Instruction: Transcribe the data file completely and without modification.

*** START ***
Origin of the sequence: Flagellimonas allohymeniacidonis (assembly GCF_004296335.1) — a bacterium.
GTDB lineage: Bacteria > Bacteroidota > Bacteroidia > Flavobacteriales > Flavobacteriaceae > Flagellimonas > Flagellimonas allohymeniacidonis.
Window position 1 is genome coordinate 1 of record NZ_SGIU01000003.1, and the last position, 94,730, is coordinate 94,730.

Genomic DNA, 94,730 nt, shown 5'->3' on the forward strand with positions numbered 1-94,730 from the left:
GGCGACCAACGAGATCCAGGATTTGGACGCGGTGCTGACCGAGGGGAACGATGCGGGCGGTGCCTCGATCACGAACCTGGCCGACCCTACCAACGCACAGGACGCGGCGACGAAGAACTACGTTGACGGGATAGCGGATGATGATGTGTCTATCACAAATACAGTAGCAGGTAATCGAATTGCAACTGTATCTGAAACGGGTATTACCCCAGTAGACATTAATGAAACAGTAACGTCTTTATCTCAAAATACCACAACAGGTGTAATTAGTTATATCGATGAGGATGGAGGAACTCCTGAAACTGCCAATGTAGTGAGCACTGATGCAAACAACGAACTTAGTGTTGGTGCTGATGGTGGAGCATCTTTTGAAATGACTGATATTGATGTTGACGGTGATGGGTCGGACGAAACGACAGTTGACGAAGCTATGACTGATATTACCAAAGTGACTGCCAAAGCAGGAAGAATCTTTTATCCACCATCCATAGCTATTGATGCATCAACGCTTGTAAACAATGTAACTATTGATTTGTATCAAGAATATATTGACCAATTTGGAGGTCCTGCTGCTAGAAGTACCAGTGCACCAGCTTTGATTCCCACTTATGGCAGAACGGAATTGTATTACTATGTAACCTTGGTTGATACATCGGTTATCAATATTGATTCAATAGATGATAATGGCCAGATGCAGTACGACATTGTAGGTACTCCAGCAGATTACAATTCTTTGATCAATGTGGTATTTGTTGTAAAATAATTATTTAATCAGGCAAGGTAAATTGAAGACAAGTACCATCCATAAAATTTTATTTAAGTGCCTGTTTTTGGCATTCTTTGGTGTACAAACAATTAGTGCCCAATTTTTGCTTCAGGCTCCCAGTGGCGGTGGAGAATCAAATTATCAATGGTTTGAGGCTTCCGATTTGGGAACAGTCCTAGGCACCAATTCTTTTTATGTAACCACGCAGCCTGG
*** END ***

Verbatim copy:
Origin of the sequence: Flagellimonas allohymeniacidonis (assembly GCF_004296335.1) — a bacterium.
GTDB lineage: Bacteria > Bacteroidota > Bacteroidia > Flavobacteriales > Flavobacteriaceae > Flagellimonas > Flagellimonas allohymeniacidonis.
Window position 1 is genome coordinate 1 of record NZ_SGIU01000003.1, and the last position, 94,730, is coordinate 94,730.

Genomic DNA, 94,730 nt, shown 5'->3' on the forward strand with positions numbered 1-94,730 from the left:
GGCGACCAACGAGATCCAGGATTTGGACGCGGTGCTGACCGAGGGGAACGATGCGGGCGGTGCCTCGATCACGAACCTGGCCGACCCTACCAACGCACAGGACGCGGCGACGAAGAACTACGTTGACGGGATAGCGGATGATGATGTGTCTATCACAAATACAGTAGCAGGTAATCGAATTGCAACTGTATCTGAAACGGGTATTACCCCAGTAGACATTAATGAAACAGTAACGTCTTTATCTCAAAATACCACAACAGGTGTAATTAGTTATATCGATGAGGATGGAGGAACTCCTGAAACTGCCAATGTAGTGAGCACTGATGCAAACAACGAACTTAGTGTTGGTGCTGATGGTGGAGCATCTTTTGAAATGACTGATATTGATGTTGACGGTGATGGGTCGGACGAAACGACAGTTGACGAAGCTATGACTGATATTACCAAAGTGACTGCCAAAGCAGGAAGAATCTTTTATCCACCATCCATAGCTATTGATGCATCAACGCTTGTAAACAATGTAACTATTGATTTGTATCAAGAATATATTGACCAATTTGGAGGTCCTGCTGCTAGAAGTACCAGTGCACCAGCTTTGATTCCCACTTATGGCAGAACGGAATTGTATTACTATGTAACCTTGGTTGATACATCGGTTATCAATATTGATTCAATAGATGATAATGGCCAGATGCAGTACGACATTGTAGGTACTCCAGCAGATTACAATTCTTTGATCAATGTGGTATTTGTTGTAAAATAATTATTTAATCAGGCAAGGTAAATTGAAGACAAGTACCATCCATAAAATTTTATTTAAGTGCCTGTTTTTGGCATTCTTTGGTGTACAAACAATTAGTGCCCAATTTTTGCTTCAGGCTCCCAGTGGCGGTGGAGAATCAAATTATCAATGGTTTGAGGCTTCCGATTTGGGAACAGTCCTAGGCACCAATTCTTTTTATGTAACCACGCAGCCTGG